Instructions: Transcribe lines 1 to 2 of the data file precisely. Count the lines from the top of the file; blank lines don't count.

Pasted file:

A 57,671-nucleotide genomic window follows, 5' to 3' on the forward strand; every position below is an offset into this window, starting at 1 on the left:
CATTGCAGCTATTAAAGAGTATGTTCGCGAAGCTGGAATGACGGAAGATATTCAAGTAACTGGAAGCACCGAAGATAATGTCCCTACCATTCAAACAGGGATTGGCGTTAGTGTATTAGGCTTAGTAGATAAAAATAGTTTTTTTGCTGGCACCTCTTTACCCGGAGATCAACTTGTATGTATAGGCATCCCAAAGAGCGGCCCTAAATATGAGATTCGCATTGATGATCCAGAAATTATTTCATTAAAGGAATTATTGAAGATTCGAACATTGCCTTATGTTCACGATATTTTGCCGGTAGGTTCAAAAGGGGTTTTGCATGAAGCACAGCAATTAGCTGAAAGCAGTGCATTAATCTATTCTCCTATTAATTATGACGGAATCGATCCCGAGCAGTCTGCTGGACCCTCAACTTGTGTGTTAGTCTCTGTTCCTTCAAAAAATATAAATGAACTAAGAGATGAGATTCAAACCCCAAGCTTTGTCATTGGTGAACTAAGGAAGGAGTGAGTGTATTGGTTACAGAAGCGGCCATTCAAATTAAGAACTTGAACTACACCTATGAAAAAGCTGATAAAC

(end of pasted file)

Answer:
A 57,671-nucleotide genomic window follows, 5' to 3' on the forward strand; every position below is an offset into this window, starting at 1 on the left:
CATTGCAGCTATTAAAGAGTATGTTCGCGAAGCTGGAATGACGGAAGATATTCAAGTAACTGGAAGCACCGAAGATAATGTCCCTACCATTCAAACAGGGATTGGCGTTAGTGTATTAGGCTTAGTAGATAAAAATAGTTTTTTTGCTGGCACCTCTTTACCCGGAGATCAACTTGTATGTATAGGCATCCCAAAGAGCGGCCCTAAATATGAGATTCGCATTGATGATCCAGAAATTATTTCATTAAAGGAATTATTGAAGATTCGAACATTGCCTTATGTTCACGATATTTTGCCGGTAGGTTCAAAAGGGGTTTTGCATGAAGCACAGCAATTAGCTGAAAGCAGTGCATTAATCTATTCTCCTATTAATTATGACGGAATCGATCCCGAGCAGTCTGCTGGACCCTCAACTTGTGTGTTAGTCTCTGTTCCTTCAAAAAATATAAATGAACTAAGAGATGAGATTCAAACCCCAAGCTTTGTCATTGGTGAACTAAGGAAGGAGTGAGTGTATTGGTTACAGAAGCGGCCATTCAAATTAAGAACTTGAACTACACCTATGAAAAAGCTGATAAAC